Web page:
Music Tech

Murfie Stores Your CD’s For Streaming Everywhere

Murfie-logoBy Tyler Hayes, who runs the music discovery site Nxt Big Thing.

Interestingly there’s a company that will take your old CDs, store them at their place and give you streaming access to the music. What makes this proposition so tempting is the same thing that makes it so crazy, no one wants their CD collection anymore. 20 years after the compact disc made its debut Murfie is placing a bet on people’s investment in the format, hoping the company can become the official crypt keeper of the dying format. Here are some questions I had for Murfie.

How big is Murfie and how long has the company been around?

Murfie was founded by Matt Younkle and Preston Austin in 2010 and formally launched to the public in August 2011. We currently have just over 30 employees, some part-time, and are rapidly growing.

How has your partnership with Sonos increased business and/or awareness?

Murfie’s presence on Sonos has been exceptionally valuable for the company and our customers. Sonos was Murfie’s first integration with a third-party hardware partner, and as one of the top players in the streaming media device market, they require their music service partners to perform to very high standards. Their high bar has helped make our service better, for sure – which is a big win for all of our present and future customers. Partnering with Sonos was a logical next step in our efforts to seamlessly and securely enable our users to transport and listen to their valuable CD collections from anywhere and on any device. We are now actively working with a number of other potential partners to further expand Murfie’s reach and accessibility.

Is dealing in CDs for storage or buying/selling really a long term strategy, if not how do you get away from a dying media format?

According to Neilson’s 2012 SoundScan report released last week, nearly 195 million CDs were sold in the U.S. in 2012, compared to 118 million digital album downloads. CDs are still the most popular format of music purchases across the globe. That being said, we recognize that the CD format will not live forever – just like most of us no longer own 78s, 8-tracks, DATs, or DCCs.

What’s really interesting is that there is a tremendous archive of CDs scattered throughout nearly every single American household. Numbers vary widely depending upon your source, but there are well more than 10 billion CDs extant in the U.S, and that number keeps growing. Murfie helps consumers rediscover their music collections and maximize their value, either by making their physical music more accessible in the form of streaming and downloads, or by transforming it into digital currency to expand their music collections.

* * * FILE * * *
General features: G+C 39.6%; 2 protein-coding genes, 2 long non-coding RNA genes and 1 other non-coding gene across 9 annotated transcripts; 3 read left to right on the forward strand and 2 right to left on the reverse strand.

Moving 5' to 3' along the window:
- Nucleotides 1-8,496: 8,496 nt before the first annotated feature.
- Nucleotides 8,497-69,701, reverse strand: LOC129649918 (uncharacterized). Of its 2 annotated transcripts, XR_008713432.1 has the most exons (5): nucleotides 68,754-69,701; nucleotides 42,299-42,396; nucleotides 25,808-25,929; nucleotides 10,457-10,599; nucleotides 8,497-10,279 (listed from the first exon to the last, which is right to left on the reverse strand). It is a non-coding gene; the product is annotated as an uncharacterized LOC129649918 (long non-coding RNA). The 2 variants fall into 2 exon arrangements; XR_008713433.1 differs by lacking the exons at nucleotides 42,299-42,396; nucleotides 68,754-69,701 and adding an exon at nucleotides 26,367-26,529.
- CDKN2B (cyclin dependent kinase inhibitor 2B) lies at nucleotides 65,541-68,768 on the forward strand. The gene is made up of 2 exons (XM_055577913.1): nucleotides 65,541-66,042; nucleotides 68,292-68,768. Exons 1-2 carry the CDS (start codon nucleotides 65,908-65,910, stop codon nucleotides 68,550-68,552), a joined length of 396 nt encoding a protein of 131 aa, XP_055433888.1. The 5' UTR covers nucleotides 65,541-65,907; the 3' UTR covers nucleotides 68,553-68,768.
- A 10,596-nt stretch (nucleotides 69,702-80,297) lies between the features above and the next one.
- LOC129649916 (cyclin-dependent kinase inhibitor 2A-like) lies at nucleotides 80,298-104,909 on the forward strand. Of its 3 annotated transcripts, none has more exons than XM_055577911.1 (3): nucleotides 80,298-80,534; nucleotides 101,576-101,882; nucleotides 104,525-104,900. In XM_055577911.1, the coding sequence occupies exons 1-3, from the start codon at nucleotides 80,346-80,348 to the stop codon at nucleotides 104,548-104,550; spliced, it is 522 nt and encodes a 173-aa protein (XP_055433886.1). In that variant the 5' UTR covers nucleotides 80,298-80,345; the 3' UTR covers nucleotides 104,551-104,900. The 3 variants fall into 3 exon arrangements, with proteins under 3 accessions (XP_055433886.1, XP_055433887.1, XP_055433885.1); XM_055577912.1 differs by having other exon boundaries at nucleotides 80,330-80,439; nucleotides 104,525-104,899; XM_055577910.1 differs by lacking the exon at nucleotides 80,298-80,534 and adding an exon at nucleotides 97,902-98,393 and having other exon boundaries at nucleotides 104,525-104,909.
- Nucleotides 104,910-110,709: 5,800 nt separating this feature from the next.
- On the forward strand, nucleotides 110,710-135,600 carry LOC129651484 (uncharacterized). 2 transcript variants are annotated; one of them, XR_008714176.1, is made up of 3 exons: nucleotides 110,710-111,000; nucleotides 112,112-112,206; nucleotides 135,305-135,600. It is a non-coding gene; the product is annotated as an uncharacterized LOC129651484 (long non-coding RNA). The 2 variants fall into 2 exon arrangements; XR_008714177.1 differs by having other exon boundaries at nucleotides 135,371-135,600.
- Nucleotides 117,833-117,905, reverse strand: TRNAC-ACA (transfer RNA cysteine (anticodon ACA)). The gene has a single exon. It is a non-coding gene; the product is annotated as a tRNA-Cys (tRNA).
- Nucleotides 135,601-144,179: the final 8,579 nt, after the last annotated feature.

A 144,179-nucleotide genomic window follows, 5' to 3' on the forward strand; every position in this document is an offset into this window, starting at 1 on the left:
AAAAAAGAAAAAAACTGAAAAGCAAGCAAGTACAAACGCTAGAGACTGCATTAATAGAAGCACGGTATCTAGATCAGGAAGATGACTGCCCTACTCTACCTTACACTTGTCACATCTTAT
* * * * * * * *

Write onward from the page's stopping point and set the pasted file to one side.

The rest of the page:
Murfie does sell new CDs to our customers, but our primary business is in providing a platform for the owners of these billions of discs to exercise their rights of ownership (that is, to buy, sell, trade, and consume their media) in a modern, online context.

Ultimately, Murfie is not about the plastic music CDs themselves, but the ownership they represent. The same logic applies to other forms of flat media, like DVDs and books, which we seek to support. Long term, we see a path beyond the plastic involving new forms of licensing that convey equivalent physical ownership rights. In the meantime, we’re plenty busy as the bridge to the future for the billions of CDs already in circulation.

How many CDs do you currently have stored?

300,000 CDs presently call Murfie home.. And that’s growing fast. In fact, our operations folks seem to be constantly in a panic worrying about not having enough warehouse space – a great problem to have!


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  1. I think it’s rather presumptuous to think people don’t want their CD collection. I treasure mine and would never consider giving it up for streaming access. I also think it’s flawed to think nobody wants their CD collection anymore meanwhile CD sales trump digital.

  2. From their TOS:
    “Prior to sale or trade of any CD in your Murfie collection, you agree to delete any copies of music made from that CD while you owned it. It may violate copyright law to possess digital copies of CDs you do not own or did not license from an authorized source.”
    Um, no.
    Well, OK, technically, “may” is the operative word. It has not been determined in any U.S. court that copyright statutes and common law can actually be interpreted as forbidding you from keeping personal copies you make of something you purchased. But come on. I’m not deleting my digital copies in anticipation of a court decision that hasn’t yet and may never be made.
    Of course, when asked about the legality of ripping a CD you own for your own use, the RIAA only says it “won’t usually raise concerns” [ref: RIAA website] and “we haven’t sued anyone for that yet” [ref: 2007 NPR interview].
    I’m surprised Murfie can offer ripping and streaming services at all. This is exactly the kind of thing that the RIAA has hated, refused to license, and sued out of existence before.

  3. The key is “prior to sale or trade”. You’re just agreeing that you won’t rip all your CDs, keep the backups, then sell the CDs. It doesn’t sound like anything on their end.

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